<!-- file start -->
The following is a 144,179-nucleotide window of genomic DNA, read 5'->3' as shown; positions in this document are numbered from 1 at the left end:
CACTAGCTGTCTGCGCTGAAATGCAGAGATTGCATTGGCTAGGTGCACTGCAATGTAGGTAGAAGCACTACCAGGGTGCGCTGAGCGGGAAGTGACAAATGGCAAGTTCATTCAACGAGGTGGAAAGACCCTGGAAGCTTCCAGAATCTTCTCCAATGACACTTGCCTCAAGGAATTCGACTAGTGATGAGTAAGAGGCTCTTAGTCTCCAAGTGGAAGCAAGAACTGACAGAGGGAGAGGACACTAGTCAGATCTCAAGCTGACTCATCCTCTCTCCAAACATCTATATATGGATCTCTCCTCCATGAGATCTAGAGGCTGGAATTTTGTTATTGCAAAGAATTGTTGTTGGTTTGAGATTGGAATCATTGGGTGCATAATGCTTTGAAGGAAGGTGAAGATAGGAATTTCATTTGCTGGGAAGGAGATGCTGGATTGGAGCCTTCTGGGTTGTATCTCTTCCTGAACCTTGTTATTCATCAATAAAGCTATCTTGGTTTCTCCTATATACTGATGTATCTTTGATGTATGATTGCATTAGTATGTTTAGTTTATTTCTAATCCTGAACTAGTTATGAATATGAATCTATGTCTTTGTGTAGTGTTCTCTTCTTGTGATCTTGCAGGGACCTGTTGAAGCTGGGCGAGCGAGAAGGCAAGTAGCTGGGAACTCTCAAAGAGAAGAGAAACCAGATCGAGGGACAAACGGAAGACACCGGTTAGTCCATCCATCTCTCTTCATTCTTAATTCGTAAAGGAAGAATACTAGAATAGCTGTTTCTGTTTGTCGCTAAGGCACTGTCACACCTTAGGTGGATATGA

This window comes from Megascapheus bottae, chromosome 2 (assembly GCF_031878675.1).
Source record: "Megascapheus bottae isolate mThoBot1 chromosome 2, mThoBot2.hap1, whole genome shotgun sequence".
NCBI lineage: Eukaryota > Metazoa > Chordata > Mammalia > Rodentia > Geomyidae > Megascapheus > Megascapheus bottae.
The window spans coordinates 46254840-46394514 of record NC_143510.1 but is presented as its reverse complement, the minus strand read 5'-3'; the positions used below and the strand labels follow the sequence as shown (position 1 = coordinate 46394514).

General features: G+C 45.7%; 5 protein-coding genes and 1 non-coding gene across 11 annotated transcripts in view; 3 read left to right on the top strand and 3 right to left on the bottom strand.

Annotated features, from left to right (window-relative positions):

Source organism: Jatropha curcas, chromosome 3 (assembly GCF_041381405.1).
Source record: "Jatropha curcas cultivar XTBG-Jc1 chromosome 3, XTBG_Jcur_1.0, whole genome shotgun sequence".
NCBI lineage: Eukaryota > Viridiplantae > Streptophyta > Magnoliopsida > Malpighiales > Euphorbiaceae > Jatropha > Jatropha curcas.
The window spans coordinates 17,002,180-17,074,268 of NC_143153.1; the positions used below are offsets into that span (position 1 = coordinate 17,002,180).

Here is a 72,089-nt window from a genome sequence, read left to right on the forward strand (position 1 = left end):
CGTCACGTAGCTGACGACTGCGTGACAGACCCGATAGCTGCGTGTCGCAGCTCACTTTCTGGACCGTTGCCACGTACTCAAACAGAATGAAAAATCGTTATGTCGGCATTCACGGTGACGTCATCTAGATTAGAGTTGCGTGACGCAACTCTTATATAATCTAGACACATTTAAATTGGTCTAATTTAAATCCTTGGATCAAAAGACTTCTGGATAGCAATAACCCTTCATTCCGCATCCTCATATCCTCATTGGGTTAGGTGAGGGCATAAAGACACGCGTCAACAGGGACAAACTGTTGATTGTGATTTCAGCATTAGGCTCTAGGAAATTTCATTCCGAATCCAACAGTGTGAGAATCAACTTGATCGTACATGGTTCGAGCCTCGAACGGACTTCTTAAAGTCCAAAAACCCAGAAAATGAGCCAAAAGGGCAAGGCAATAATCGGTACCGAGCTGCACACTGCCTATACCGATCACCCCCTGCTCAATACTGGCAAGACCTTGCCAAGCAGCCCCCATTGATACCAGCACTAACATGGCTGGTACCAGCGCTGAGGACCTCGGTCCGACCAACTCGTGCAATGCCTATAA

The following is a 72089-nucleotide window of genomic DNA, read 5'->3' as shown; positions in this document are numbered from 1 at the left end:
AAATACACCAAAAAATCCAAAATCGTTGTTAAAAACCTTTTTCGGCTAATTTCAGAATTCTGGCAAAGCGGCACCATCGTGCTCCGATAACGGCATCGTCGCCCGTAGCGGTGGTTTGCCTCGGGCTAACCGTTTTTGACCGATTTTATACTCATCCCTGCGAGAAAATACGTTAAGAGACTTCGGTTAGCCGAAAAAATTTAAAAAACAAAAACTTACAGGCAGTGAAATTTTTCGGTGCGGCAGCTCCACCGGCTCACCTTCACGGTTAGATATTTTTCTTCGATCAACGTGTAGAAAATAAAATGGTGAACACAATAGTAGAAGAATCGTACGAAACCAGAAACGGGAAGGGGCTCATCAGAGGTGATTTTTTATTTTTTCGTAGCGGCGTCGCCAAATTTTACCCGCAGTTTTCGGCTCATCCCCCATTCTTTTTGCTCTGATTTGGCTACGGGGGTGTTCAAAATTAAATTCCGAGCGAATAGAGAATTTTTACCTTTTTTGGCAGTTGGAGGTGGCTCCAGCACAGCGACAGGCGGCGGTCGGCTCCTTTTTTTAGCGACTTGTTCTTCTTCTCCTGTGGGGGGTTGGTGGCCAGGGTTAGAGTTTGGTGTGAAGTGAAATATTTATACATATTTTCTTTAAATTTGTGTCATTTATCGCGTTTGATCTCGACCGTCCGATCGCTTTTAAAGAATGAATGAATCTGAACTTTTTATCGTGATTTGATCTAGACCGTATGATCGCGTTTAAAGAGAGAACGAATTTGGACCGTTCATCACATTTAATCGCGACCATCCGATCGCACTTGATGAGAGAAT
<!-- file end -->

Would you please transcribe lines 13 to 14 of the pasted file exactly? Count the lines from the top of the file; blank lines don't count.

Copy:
Here is a 72,089-nt window from a genome sequence, read left to right on the forward strand (position 1 = left end):
CGTCACGTAGCTGACGACTGCGTGACAGACCCGATAGCTGCGTGTCGCAGCTCACTTTCTGGACCGTTGCCACGTACTCAAACAGAATGAAAAATCGTTATGTCGGCATTCACGGTGACGTCATCTAGATTAGAGTTGCGTGACGCAACTCTTATATAATCTAGACACATTTAAATTGGTCTAATTTAAATCCTTGGATCAAAAGACTTCTGGATAGCAATAACCCTTCATTCCGCATCCTCATATCCTCATTGGGTTAGGTGAGGGCATAAAGACACGCGTCAACAGGGACAAACTGTTGATTGTGATTTCAGCATTAGGCTCTAGGAAATTTCATTCCGAATCCAACAGTGTGAGAATCAACTTGATCGTACATGGTTCGAGCCTCGAACGGACTTCTTAAAGTCCAAAAACCCAGAAAATGAGCCAAAAGGGCAAGGCAATAATCGGTACCGAGCTGCACACTGCCTATACCGATCACCCCCTGCTCAATACTGGCAAGACCTTGCCAAGCAGCCCCCATTGATACCAGCACTAACATGGCTGGTACCAGCGCTGAGGACCTCGGTCCGACCAACTCGTGCAATGCCTATAA